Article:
Knowledge cards work best when groups collaborate to develop large diverse decks. Developing decks on a social networking platform to address organizational improvement goals and employee skill development needs will create an internal market for ideas, talent and resources.
Two thirds of participants (working professionals from multiple industries) that completed my graduate course in leadership at Northwestern University reported that knowledge cards had a high or very high impact on their development of influence skills. This is based on a sample of 110 participants from 9 different sections of the course over a two year period. In the same sample, half the participants indicated that the likelihood of continuing to use knowledge cards after the course was high or very high.
Pay Close attention to What People are Doing with Your Innovation. Many of the refinements made to knowledge cards came from close observations of what participants where actually doing with them. For example, writing field notes on the backs of cards, getting enjoyment out of customizing color and graphics (and therefore sharing more often) and setting an image of a knowledge card to the lock screen on a mobile phone so you are constantly and naturally nudged to play it, all emerged from knowledge card users.
Blend in Rather than Stand Out to Get Going Fast. In the early phases of knowledge cards I stressed their novelty and ability to replace existing training and development methods. That generated resistance. Presenting them with no fanfare as a post-training aid met with rapid uptake.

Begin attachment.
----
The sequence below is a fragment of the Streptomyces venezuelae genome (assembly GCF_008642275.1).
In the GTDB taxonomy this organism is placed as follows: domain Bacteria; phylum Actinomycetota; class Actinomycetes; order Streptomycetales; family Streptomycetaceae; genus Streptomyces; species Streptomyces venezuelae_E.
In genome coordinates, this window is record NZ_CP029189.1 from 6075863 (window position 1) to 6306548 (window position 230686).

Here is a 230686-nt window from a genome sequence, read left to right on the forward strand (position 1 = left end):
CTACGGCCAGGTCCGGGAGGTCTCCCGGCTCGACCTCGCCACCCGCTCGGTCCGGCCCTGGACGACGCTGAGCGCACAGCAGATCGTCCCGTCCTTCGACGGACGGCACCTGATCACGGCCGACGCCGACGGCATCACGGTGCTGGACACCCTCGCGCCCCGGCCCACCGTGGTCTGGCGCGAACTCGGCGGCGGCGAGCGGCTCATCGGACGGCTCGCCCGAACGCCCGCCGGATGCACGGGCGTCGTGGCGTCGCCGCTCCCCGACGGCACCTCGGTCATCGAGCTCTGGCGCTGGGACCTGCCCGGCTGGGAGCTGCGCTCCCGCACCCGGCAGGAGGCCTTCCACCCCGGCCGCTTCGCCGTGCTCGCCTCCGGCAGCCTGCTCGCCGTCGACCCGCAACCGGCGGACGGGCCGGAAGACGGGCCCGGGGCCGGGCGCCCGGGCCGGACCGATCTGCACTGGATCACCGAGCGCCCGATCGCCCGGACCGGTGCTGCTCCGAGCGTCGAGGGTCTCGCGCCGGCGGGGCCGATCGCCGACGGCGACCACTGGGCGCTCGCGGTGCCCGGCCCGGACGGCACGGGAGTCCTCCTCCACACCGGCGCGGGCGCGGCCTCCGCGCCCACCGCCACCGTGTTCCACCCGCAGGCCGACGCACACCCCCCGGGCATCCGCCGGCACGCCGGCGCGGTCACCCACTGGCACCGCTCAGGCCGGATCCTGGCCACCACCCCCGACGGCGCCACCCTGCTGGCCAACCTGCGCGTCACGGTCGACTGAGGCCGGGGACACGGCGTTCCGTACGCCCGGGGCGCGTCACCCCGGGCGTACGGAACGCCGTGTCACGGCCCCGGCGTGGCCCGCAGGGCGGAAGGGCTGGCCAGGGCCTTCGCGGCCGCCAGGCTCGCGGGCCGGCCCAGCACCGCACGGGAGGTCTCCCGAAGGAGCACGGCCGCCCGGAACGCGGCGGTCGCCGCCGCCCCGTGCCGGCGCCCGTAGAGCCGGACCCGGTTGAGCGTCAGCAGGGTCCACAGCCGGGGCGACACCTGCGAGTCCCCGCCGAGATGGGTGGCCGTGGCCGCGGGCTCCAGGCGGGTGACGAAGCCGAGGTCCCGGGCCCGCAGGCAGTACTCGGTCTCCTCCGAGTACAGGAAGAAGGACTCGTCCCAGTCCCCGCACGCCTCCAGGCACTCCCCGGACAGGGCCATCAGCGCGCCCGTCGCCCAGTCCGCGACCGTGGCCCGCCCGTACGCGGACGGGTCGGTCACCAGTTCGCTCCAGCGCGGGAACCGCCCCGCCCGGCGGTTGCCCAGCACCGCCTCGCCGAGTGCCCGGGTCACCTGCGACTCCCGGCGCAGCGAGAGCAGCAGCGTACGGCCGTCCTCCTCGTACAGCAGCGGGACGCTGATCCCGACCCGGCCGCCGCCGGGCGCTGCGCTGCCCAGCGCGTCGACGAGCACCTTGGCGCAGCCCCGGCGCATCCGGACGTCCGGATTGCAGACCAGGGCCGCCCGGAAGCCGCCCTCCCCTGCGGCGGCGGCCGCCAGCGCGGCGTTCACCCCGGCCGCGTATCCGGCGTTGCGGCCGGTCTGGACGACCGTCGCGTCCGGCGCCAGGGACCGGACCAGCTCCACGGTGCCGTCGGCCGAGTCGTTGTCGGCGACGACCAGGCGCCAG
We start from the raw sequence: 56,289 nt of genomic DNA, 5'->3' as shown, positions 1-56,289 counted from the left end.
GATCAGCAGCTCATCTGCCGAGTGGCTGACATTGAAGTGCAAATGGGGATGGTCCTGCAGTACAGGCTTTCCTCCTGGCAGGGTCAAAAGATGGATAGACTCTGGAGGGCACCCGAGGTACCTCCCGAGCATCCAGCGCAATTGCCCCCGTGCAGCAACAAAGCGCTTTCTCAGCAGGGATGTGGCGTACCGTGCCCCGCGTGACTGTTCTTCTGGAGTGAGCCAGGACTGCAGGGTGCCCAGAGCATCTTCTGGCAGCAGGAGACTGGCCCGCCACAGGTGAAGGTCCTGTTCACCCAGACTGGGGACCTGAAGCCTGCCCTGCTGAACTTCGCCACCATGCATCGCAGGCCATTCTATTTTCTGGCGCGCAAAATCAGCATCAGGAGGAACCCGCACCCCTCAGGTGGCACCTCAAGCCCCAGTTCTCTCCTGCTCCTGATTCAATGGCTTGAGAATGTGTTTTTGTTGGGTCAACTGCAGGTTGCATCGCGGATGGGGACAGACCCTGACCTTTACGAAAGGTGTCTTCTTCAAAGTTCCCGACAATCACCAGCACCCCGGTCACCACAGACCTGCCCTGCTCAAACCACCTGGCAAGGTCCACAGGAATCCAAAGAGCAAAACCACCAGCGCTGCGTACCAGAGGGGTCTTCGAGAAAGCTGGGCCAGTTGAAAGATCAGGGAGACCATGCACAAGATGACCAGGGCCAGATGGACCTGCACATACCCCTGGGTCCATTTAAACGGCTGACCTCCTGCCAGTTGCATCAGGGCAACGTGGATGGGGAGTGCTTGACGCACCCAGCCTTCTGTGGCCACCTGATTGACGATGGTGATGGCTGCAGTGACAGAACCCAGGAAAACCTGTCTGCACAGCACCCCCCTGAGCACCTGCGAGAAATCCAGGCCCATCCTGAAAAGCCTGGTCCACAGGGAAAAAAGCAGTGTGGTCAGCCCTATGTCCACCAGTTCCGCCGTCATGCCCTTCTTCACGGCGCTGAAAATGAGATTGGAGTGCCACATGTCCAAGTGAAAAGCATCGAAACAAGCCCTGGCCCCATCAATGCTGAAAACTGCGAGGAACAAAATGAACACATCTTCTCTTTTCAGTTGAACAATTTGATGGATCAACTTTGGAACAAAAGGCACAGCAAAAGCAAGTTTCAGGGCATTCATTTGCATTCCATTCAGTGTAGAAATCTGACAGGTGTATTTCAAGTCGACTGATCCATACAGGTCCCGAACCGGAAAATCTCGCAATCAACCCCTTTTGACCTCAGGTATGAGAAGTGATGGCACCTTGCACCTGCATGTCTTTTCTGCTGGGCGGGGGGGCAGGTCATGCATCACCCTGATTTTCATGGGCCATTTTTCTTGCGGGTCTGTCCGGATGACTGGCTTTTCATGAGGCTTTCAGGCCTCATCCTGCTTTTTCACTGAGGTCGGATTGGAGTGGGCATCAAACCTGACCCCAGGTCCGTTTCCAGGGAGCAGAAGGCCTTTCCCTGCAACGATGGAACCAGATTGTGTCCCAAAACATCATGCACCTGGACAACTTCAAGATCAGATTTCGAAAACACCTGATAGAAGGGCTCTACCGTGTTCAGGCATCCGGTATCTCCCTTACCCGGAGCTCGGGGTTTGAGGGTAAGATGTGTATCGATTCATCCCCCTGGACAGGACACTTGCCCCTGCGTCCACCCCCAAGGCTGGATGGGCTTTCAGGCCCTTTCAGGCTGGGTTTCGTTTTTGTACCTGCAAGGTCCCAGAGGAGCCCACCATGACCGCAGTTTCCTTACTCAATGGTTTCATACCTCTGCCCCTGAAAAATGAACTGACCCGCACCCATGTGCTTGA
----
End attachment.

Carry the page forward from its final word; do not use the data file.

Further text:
Don’t Automate Too Soon. Much of the early work in knowledge cards was done with paper decks (literally decks of 3x5 cards). This kept cost down and made experimentation very cheap. We did not have to retool or recode to explore try different formats (e.g. double-sided). It also insured that we really understood use cases and functional needs before using software. I still prototype and test with paper decks.
Cognitive Factors are Important and Sometimes the Entire Show. The micro-learning model works because it is sensitive to cognitive factors and reduces mental load by thin-slicing learning content. Cognitive factors are also important for the design of the cards, especially in paper mode. The card thickness, use of rounded edges, lamination, color and meaningful graphics and other look-and-feel elements all have a strong impact on how readily participants would share cards. A lot of teaching, learning, behavior change and development can take place when one participant shares a knowledge card with another.